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An honour for a humanist

February 9, 2011

Shri Chamanlal is one of the distinguished officers of Indian Police Service (IPS). While in service, he served in different capacities from being the Director General of Police of Nagaland state, to the Deputy Director General of Border Security Force and other similar positions in different parts of the country. He is very well-known for his efforts in arresting a large number of terrorists holed up in the Golden Temple at Amritsar without firing a single bullet. For this act of his, the nation responded by conferring the Padma Shri award on him. Chamanlalji continued his public service after his retirement and joined the National Human Rights Commission as its Special Rapporteur. During his tenure there, he worked to reduce bonded labour, set up standards for mental health institutions, and also established institutional frameworks for programs preventing starvation deaths in the KBK region of Orissa.

Shri Chamanlal is possibly one of the most humane persons that I have met. His concept of human rights goes beyond the traditional interpretations and extends to include not just civil and political rights, but also social and economic rights. In every program that he evaluates or interacts with, he constantly challenges traditional views and goes beyond mere numbers to understand whether human dignity and esteem are integral to these programs.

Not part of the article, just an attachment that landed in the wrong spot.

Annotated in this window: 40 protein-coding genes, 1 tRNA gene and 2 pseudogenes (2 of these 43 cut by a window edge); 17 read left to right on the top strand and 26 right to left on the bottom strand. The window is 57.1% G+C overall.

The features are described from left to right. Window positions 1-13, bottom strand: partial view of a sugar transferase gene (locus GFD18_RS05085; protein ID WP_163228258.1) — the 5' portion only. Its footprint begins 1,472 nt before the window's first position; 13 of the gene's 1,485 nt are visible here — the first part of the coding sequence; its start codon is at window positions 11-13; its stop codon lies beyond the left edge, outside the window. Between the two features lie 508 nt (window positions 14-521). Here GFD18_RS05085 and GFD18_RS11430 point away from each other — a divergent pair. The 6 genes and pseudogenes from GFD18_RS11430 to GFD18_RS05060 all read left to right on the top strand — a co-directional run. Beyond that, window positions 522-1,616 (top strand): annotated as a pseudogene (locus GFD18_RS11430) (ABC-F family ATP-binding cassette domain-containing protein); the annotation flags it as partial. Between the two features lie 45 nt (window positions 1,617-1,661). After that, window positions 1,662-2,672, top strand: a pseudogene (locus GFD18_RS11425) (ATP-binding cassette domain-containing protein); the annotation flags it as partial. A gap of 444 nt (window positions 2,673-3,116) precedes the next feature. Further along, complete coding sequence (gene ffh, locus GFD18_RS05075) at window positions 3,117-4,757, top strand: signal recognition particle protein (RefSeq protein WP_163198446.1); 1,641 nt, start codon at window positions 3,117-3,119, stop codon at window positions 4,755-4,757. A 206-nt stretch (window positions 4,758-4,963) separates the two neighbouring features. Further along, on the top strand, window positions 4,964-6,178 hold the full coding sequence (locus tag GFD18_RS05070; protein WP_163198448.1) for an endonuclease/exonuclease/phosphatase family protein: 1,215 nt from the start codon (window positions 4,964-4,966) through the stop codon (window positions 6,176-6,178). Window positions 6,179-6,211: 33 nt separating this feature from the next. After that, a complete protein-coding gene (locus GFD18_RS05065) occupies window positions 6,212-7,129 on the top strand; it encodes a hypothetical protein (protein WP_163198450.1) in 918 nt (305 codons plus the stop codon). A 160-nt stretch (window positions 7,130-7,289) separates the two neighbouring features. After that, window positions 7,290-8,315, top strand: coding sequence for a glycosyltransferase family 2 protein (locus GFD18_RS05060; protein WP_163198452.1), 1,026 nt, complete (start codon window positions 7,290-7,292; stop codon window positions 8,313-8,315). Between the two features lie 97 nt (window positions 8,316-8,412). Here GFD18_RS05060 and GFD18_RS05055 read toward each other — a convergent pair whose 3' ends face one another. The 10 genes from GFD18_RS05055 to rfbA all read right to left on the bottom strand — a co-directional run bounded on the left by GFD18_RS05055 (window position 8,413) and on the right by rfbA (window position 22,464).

It is indeed apt that the Nani A. Palkhivala Memorial Trust conferred the Civil Liberties Award for the year 2010 on Shri Chamanlal. Nani Palkhivala, apart from being one of India’s leading jurists, was another strong votary of human rights. His arguments have not only been quoted in the Supreme Court of India, but also form the basis of many judgments in other apex courts worldwide. It was a privilege and an honour for me to represent SVYM at the award ceremony at Mumbai on the 7th of February 2011.

In a very noble gesture, Shri Chamanlal refused to accept the award money for himself and immediately distributed it to two organizations of his choice – one was the Swami Vivekananda Youth Movement and the other was the Bombay Mother & Child Welfare Society.

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